Healthy Beginnings

Resurgence of “Old” Therapy offers New Hope. Ultraviolet Blood Irradiation

The practice of UBI Therapy began in the 1920’s when a UBI device was developed for extracorporeal (outside the body) treatment of the blood. By the 1940’s, UBI came to be used to treat things like bacterial, viral and autoimmune diseases. Researchers came to understand that the central mechanism of the therapy was the secondary emissions of biophotons from blood cells activated by the treatment. But, enthusiasm over the new antibiotics and vaccines in the 1950’s caused the UBI device to be placed on the shelf even though, for certain indications (hepatitis, herpes and viral pneumonia), UBI was demonstrably superior.

The development of multidrug resistance to antibiotics in recent years and the search for less toxic therapies have led to a renewed interest in UBI Therapy. By now, millions of patients have been successfully treated with UBI and scores of clinical trials have been conducted in Russia, Ukraine and the former East Germany. UBI is also currently used by some physicians in China and the United States.

UBI Therapy is effective against many disorders. It was a significant lapse for American medical science to ignore the documentation (including several controlled studies) that developed over 30 years, beginning in 1928, regarding UBI treatment of hundreds of thousands of patients by reputable physicians. It is especially hard to justify this oversight given the intense effort to identify promising approaches to the treatment of HIV and related viral conditions.

The Ultraviolet treatment of the blood in the treatment chamber destroys or alters bacteria and viruses in the extracted blood in such a way, as to create a kind of vaccination effect when they return to the body. This provokes a reaction by the immune system, which in turn destroys most or all of the other bacteria or viruses in the body.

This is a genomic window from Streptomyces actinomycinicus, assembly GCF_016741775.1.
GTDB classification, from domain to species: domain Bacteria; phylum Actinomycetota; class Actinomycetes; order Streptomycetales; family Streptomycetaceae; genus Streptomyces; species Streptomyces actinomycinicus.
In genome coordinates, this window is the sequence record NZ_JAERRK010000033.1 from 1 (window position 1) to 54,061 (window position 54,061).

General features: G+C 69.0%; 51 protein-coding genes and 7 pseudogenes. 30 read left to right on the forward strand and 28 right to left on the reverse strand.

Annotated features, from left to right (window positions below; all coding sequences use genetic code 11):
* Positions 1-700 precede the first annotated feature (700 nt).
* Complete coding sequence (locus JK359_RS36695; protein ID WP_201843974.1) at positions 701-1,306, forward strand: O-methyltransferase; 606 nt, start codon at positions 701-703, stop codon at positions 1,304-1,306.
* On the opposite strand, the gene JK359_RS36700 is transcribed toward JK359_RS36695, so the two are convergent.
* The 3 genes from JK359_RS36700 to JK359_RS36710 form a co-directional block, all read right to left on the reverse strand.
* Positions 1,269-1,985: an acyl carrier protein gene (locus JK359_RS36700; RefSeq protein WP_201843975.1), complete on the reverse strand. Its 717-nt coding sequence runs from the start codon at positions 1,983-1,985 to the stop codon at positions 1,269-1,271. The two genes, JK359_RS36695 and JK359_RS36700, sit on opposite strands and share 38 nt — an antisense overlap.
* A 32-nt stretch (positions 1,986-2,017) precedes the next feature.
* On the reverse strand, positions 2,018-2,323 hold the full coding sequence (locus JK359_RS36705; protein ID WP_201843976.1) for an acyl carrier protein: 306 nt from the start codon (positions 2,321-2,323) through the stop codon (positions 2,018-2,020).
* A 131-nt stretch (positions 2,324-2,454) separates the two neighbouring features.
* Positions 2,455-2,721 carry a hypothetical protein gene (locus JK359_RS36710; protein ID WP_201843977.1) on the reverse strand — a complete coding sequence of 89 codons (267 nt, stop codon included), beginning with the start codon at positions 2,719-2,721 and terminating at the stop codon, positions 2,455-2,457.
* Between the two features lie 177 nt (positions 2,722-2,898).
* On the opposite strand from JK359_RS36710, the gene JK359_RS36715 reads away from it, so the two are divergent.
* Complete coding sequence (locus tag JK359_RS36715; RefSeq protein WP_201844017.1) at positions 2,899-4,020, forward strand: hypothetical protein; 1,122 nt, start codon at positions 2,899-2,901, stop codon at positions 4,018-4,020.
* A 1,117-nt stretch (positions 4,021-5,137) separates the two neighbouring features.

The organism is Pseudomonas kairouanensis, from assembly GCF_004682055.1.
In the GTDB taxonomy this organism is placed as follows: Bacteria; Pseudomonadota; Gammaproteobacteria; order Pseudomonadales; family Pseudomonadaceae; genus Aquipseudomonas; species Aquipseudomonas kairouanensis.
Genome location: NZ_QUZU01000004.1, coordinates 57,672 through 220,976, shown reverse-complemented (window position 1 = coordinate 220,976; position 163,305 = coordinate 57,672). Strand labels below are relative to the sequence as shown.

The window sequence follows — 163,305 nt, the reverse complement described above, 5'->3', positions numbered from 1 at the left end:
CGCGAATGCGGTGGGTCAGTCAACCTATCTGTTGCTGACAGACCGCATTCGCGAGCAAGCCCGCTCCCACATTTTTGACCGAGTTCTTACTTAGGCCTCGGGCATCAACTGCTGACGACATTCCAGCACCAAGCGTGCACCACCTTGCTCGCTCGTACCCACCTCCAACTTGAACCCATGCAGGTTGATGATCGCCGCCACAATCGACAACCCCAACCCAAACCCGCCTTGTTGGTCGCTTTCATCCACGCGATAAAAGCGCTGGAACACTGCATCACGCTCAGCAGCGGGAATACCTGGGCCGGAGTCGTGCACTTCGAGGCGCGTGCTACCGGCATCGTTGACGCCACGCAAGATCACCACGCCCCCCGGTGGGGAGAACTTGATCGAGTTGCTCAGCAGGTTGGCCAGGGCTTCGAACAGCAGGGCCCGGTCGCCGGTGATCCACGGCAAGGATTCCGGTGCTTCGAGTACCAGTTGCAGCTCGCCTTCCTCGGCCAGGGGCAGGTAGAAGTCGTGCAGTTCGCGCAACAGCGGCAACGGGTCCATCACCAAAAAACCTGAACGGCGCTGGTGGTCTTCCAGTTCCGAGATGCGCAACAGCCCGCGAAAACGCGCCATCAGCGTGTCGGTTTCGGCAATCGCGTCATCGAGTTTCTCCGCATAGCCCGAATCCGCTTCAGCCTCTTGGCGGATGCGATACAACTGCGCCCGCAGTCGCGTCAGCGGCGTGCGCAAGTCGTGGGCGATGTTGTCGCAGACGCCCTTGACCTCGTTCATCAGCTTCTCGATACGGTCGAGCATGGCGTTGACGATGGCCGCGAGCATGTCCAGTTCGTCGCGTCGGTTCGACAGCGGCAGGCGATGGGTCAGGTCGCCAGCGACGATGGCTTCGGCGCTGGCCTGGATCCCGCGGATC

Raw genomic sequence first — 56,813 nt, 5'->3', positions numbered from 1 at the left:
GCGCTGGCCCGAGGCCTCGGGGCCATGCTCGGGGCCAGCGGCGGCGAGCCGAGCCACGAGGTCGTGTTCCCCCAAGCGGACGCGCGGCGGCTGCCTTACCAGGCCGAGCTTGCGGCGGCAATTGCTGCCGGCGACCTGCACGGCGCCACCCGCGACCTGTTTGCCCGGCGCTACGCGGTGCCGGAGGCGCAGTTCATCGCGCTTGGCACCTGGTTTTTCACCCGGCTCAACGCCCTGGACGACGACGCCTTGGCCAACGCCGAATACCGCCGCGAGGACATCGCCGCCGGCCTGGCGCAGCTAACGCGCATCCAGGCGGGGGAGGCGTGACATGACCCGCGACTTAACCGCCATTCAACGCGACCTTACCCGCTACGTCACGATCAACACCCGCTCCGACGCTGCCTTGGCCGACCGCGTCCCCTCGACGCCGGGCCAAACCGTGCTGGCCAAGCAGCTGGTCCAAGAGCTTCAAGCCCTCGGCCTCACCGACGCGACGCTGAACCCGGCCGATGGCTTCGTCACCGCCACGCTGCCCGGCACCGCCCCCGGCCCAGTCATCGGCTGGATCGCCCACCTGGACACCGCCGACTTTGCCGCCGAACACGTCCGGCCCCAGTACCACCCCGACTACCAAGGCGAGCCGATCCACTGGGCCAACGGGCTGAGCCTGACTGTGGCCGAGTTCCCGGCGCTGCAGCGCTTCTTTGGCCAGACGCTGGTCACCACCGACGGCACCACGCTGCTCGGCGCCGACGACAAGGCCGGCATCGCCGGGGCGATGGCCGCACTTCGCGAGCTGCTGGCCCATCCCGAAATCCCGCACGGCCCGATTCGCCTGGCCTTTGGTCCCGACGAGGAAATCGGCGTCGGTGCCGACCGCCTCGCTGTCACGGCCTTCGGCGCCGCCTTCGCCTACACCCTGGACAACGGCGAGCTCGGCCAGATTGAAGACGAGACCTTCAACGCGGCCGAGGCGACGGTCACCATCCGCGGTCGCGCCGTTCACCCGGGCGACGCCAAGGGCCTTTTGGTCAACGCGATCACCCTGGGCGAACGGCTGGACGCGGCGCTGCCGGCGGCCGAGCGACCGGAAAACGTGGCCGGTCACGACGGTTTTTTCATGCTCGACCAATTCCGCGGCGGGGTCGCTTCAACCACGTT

The treatment is demonstrated to stimulate the normal red blood cells to emit a kind of light called “biophotons.” The treatment of a small fraction (5 percent) of the blood then spreads throughout the entire volume of the blood, upon returning to the body. This secondary radiation, (biophotons emitted by the activated cells), destroys viruses, bacteria and (in autoimmune diseases) activated white blood cells. In autoimmune disorders, it appears that the metabolically active T-cells and other immune cells absorb much greater numbers of biophotons than ordinary body and immune cells, and this destroys them, thus slowing or stopping the disease.

By the 1940’s, the results of UBI treatments were not only found to be beneficial in treating all kinds of infections, but also included inactivation of toxins; as well as an increase in the oxygen combining power of the blood and oxygen transportation to organs, activation of steroid hormones, dilation of blood vessels, activation of white blood cells, stimulation of cellular and humoral immunity, fibrinolysis, decreased viscosity of blood, improved microcirculation and decreased platelet aggregation.

It is successfully used to treat viral and bacterial pneumonia, polio, botulism, non-healing wounds, encephalitis, peritonitis, asthma, hepatitis, chronic fatigue, fibromyalgia, rheumatoid arthritis, and many other infectious, inflammatory, and autoimmune disorders.

The FDA approved the principle that ultraviolet treatment of the blood can convey therapeutic benefit. This wonderful new/old non-toxic, therapeutic tool is becoming more and more available to the public. It seems like a treatment whose time has come…again!


  1. Han, V.K., “Treatment of Blood Stream Infections with Hemo-(UV) Irradiation. Case Reports.” American Journal of Surgery 58:3:336-44 (1942)
  2. Olney, R.C. et al. “Treatment of Viral Hepatitis with Knott Technic of (UV) Blood Irradiation”, American Journal of Surgery, 90:3:402-9 (1955)
  3. Iakovlev, V.A. et al. “The Mechanisms of the Theraputic Action and the Basis for Performing Sessions of Ultraviolet Blood Irradiation in Treating Acute Pneumonia [Russian],” Terapevticheskii Arkhiv 66:8:39-42 (1994)

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